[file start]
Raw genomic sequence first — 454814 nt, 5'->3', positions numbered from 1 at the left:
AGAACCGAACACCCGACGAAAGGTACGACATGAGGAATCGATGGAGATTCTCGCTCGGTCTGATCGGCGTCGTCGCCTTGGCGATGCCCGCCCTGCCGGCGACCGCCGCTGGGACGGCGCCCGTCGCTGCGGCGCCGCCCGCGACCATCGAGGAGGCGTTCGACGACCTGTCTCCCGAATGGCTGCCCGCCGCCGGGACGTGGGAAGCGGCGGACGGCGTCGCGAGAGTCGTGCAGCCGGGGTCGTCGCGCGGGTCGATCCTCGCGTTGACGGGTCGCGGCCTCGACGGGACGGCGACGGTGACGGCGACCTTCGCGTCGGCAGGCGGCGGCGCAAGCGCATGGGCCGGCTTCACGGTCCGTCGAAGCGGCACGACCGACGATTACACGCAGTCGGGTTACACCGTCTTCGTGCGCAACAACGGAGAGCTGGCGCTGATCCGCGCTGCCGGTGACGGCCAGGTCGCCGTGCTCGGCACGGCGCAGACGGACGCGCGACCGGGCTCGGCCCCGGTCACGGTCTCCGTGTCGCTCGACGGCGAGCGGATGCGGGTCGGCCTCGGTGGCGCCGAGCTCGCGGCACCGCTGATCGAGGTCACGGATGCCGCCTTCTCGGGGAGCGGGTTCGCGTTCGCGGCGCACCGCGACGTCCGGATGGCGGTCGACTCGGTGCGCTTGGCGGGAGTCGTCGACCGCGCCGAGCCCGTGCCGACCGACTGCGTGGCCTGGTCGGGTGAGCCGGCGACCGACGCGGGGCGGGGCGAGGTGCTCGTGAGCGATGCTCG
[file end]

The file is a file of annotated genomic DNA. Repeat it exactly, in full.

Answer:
Raw genomic sequence first — 454814 nt, 5'->3', positions numbered from 1 at the left:
AGAACCGAACACCCGACGAAAGGTACGACATGAGGAATCGATGGAGATTCTCGCTCGGTCTGATCGGCGTCGTCGCCTTGGCGATGCCCGCCCTGCCGGCGACCGCCGCTGGGACGGCGCCCGTCGCTGCGGCGCCGCCCGCGACCATCGAGGAGGCGTTCGACGACCTGTCTCCCGAATGGCTGCCCGCCGCCGGGACGTGGGAAGCGGCGGACGGCGTCGCGAGAGTCGTGCAGCCGGGGTCGTCGCGCGGGTCGATCCTCGCGTTGACGGGTCGCGGCCTCGACGGGACGGCGACGGTGACGGCGACCTTCGCGTCGGCAGGCGGCGGCGCAAGCGCATGGGCCGGCTTCACGGTCCGTCGAAGCGGCACGACCGACGATTACACGCAGTCGGGTTACACCGTCTTCGTGCGCAACAACGGAGAGCTGGCGCTGATCCGCGCTGCCGGTGACGGCCAGGTCGCCGTGCTCGGCACGGCGCAGACGGACGCGCGACCGGGCTCGGCCCCGGTCACGGTCTCCGTGTCGCTCGACGGCGAGCGGATGCGGGTCGGCCTCGGTGGCGCCGAGCTCGCGGCACCGCTGATCGAGGTCACGGATGCCGCCTTCTCGGGGAGCGGGTTCGCGTTCGCGGCGCACCGCGACGTCCGGATGGCGGTCGACTCGGTGCGCTTGGCGGGAGTCGTCGACCGCGCCGAGCCCGTGCCGACCGACTGCGTGGCCTGGTCGGGTGAGCCGGCGACCGACGCGGGGCGGGGCGAGGTGCTCGTGAGCGATGCTCG